How big is your retirement pay increase for 2021?
Posted on December 4, 2020

If you use November 30 to calculate your upcoming annual Safe Spending Amount [SSA, See Chapter 2, Nest Egg Care (NEC)] you HAD TO calculate to a real increase for your 2021 spending. You earned back more this year than you withdrew last year at this time, and that always leads to a real increase in your SSA (See Chapter 9, NEC). The purpose of this post is to show the detail and describe the highlights of my calculation for ~8% real increase in our SSA for our 2021 spending. You had to be close to this increase. And you have more in your Investment Portfolio that you’ve ever had in your life.


== Increases in four of the last six years ==


I base our SSA for the upcoming year on 12-month returns on our portfolio ending November 30. Wow! What an unexpected result! We calculate to ANOTHER real pay increase – ~8% more in real spending power for 2021 vs. 2020. That’s a real increase in four of the last six years. You have seen similar real increases in your SSA if you follow the recommendations in Nest Egg Care (See Chapters 2 and 11). Increases for Patti and me over the last six years add to +32%.



== Real 13% growth in our portfolio ==


Our portfolio return was 14.6% for the past 12-months. When I adjust for 1.3% inflation, that’s +13.2% real return. We withdrew 4.85% last year for our 2020 spending, and we obviously earned back more than that. When you earn back more in real spending power than you withdraw, you ALWAYS calculate to a real increase in your SSA. (See Chapter 9, NEC.)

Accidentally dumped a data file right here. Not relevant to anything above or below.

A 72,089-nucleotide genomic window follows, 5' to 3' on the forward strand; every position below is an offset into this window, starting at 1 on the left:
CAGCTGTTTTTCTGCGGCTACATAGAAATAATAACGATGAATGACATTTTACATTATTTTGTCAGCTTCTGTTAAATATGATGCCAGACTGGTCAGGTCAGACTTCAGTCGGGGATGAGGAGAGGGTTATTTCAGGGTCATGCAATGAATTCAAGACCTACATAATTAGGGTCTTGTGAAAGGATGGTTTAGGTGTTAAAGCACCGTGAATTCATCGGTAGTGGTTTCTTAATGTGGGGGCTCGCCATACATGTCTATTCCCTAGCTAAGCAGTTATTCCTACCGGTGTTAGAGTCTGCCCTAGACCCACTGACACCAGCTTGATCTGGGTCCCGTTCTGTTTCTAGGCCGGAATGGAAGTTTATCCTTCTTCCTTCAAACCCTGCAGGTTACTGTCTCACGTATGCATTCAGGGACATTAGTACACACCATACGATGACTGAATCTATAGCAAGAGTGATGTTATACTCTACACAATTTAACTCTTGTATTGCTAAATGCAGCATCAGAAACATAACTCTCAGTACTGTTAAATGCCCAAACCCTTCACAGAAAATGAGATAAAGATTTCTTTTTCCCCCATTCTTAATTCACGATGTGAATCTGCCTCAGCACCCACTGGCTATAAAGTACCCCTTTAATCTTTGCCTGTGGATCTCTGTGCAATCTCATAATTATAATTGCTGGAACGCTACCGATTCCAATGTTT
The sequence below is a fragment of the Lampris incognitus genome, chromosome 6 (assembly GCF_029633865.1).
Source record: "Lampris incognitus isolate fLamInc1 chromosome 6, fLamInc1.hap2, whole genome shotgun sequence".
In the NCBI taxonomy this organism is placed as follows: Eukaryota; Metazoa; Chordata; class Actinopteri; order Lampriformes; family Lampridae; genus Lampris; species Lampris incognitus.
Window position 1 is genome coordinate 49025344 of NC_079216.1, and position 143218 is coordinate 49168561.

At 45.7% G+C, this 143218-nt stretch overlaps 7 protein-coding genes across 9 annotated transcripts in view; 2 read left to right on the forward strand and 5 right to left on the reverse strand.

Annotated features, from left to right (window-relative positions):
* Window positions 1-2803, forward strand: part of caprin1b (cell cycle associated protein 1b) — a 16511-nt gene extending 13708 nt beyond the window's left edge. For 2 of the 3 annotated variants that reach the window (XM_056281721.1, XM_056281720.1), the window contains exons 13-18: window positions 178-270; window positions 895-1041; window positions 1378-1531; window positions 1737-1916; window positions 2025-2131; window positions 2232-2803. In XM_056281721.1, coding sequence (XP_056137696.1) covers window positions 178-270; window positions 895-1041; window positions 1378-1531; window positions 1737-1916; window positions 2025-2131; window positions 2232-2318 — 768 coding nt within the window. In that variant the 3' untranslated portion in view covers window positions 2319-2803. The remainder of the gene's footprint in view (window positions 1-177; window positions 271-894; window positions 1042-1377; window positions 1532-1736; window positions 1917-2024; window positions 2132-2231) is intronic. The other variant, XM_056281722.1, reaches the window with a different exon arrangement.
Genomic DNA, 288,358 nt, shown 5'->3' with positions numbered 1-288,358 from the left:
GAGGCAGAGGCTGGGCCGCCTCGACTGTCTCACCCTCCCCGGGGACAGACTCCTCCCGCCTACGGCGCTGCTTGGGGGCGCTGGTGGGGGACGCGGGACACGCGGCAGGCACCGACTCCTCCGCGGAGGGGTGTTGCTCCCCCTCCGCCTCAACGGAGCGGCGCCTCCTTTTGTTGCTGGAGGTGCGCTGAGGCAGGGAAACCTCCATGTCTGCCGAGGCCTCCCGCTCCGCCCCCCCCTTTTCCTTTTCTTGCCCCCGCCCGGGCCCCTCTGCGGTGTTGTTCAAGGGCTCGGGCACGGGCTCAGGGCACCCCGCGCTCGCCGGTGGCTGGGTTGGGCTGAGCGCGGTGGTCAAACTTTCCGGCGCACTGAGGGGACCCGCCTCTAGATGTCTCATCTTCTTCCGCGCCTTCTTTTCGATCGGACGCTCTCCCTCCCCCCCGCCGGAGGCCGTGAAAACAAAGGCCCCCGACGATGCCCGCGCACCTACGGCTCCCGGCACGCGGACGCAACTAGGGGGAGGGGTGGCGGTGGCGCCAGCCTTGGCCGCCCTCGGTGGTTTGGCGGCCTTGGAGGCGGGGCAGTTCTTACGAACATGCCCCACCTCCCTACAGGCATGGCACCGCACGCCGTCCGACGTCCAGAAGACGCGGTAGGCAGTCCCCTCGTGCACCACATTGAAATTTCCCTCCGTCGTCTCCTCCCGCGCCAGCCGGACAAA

You may have calculated to more than our ~8% real pay increase. If you are younger, you withdrew less than 4.85% last year; that would lead to a greater increase in your SSA at our mix of stocks and bonds. But you may not use the same mix of stocks vs. bonds that I use, so your portfolio return may have been less. My guess is that you are very close to +8%.



== Should I really use +13% real return for the year? ==


My 12-month return was BOOSTED by a fantastic November. My portfolio return for November was up +11.4%. US and International Total Stocks increased by +12%. Should I consider the total for the year as real for my calculations? Or, should I discount the total because November was an anomaly? Answer: I won’t discount our 12-month returns; Ijust play the cards I’m dealt. I’m sure I’ll have really poor Novembers in the future, and I won’t adjust upward just because they were bad.



== Steps to calculate our SSA this year ==


Note: I modified the Safe Spending Rate (SSR%) (See Chapter 2, NEC) that I use to see if I would calculate to a higher, real SSA for this upcoming year. I kept the SSR% the same as last year: 4.85%. I kept it the same because my assumption of Patti’s life expectancy is still 15 years even though she is obviously one year older. (Patti’s life expectancy drives my choice of SSR% for our SSA calculation [See Chapter 4, NEC.])


I previously found Patti’s life expectancy was 14 years at her age now. I got that from the Vanguard Probability of Living Calculator that I used six years ago. (Vanguard unfortunately no longer makes this calculator available.) I used the Social Security Life Expectancy Calculator as a check, and it shows her life expectancy from November 30 is 15 years (rounded). I therefore repeat the 4.85% SSR% applicable to 15 years.